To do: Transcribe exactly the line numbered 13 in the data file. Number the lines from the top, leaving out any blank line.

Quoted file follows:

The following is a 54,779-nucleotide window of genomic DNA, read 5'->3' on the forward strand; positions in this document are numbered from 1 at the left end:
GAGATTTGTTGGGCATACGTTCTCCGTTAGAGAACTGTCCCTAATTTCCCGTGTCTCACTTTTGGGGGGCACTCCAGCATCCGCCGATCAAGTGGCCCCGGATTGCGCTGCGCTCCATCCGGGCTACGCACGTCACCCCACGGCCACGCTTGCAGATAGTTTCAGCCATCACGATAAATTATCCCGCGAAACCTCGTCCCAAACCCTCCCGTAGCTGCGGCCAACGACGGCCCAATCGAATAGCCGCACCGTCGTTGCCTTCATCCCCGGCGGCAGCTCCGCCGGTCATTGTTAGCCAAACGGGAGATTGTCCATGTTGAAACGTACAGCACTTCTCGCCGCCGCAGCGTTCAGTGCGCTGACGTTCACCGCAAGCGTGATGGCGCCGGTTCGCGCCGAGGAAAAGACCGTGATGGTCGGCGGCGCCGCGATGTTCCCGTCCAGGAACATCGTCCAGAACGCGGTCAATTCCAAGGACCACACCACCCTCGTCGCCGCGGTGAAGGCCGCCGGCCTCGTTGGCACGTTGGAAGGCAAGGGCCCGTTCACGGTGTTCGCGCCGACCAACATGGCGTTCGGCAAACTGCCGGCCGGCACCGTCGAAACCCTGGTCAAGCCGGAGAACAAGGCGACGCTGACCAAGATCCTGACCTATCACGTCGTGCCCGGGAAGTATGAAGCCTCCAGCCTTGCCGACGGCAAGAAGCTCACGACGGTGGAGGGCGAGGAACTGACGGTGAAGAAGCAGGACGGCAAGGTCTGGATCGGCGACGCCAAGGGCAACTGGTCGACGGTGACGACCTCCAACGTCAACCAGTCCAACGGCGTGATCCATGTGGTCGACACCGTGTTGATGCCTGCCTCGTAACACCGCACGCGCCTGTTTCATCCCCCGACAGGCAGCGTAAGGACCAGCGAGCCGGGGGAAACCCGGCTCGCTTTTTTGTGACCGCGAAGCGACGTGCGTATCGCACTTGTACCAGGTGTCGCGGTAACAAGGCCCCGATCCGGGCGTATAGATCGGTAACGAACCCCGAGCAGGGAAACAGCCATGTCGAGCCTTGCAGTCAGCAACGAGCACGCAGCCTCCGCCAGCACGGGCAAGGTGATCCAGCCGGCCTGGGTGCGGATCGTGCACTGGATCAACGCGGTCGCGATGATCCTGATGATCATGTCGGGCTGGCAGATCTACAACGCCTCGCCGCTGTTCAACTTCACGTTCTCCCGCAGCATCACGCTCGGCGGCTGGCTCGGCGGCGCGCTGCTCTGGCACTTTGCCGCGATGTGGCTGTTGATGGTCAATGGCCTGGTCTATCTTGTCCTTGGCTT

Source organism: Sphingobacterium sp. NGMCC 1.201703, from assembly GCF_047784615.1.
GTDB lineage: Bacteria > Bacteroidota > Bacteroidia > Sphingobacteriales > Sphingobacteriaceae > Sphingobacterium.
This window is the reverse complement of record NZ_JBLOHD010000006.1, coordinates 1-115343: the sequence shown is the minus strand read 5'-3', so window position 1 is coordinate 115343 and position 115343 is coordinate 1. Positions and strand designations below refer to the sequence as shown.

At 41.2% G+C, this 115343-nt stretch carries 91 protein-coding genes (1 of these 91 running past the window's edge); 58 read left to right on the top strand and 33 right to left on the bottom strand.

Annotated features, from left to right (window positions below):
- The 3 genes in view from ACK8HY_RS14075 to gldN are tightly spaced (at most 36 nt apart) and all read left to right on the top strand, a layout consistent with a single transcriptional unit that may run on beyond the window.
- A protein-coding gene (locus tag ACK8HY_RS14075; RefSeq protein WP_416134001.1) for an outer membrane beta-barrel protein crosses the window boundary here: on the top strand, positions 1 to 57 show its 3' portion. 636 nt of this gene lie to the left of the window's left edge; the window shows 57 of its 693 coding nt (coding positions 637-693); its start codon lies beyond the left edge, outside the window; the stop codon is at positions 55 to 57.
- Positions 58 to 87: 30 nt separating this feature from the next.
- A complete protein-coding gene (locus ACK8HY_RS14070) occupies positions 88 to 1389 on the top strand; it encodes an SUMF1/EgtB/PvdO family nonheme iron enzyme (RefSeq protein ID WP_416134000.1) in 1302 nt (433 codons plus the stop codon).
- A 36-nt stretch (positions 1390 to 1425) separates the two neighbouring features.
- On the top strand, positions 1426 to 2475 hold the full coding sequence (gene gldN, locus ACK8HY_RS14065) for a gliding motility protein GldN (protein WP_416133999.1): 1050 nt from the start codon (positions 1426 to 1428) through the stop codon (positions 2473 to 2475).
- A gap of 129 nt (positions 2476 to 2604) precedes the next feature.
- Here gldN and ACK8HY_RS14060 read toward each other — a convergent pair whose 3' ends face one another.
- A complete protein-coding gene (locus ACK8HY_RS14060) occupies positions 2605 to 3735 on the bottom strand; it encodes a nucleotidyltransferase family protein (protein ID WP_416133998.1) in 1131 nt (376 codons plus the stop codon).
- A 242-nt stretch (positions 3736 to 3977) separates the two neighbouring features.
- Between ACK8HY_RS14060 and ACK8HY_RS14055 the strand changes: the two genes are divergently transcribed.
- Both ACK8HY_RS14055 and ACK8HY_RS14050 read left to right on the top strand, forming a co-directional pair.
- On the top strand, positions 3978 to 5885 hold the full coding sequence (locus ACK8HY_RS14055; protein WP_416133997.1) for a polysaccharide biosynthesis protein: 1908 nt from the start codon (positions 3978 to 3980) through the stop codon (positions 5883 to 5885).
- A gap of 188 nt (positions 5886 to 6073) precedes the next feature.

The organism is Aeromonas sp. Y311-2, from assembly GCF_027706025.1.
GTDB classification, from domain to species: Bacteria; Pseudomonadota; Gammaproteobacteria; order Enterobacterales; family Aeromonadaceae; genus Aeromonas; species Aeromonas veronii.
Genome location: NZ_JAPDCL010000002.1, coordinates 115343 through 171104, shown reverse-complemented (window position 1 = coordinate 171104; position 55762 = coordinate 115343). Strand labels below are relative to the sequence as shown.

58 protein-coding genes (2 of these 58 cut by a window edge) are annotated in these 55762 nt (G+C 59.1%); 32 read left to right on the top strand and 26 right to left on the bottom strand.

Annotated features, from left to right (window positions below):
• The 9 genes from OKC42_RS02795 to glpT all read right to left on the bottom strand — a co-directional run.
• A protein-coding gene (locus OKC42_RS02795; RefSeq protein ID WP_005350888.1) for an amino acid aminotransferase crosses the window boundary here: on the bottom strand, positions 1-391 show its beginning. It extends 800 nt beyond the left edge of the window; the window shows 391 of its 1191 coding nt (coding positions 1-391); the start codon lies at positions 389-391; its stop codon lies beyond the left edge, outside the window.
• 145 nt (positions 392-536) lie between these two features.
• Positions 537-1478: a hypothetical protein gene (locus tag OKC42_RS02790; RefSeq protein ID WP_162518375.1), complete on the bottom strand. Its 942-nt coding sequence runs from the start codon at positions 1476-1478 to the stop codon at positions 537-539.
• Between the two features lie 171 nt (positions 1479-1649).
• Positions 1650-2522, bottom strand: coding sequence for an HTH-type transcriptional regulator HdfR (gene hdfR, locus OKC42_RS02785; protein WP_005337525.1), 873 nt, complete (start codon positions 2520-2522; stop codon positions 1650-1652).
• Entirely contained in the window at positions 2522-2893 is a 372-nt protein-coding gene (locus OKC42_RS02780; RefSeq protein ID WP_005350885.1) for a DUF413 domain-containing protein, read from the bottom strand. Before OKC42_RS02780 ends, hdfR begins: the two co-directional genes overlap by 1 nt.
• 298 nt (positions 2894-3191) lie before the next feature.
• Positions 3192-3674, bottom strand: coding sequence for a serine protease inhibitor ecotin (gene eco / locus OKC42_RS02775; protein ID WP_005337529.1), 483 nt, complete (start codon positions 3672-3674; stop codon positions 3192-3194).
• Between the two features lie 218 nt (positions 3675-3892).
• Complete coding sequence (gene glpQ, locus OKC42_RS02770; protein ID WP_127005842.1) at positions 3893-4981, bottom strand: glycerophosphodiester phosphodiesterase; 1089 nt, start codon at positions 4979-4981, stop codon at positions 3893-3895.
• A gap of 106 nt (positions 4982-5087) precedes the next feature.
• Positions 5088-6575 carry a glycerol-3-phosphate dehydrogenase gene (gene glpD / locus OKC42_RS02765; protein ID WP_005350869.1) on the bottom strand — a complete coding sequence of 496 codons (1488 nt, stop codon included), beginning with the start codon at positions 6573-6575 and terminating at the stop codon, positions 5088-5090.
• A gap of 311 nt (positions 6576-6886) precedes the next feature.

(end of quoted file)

- On the top strand, positions 1426 to 2475 hold the full coding sequence (gene gldN, locus ACK8HY_RS14065) for a gliding motility protein GldN (protein WP_416133999.1): 1050 nt from the start codon (positions 1426 to 1428) through the stop codon (positions 2473 to 2475).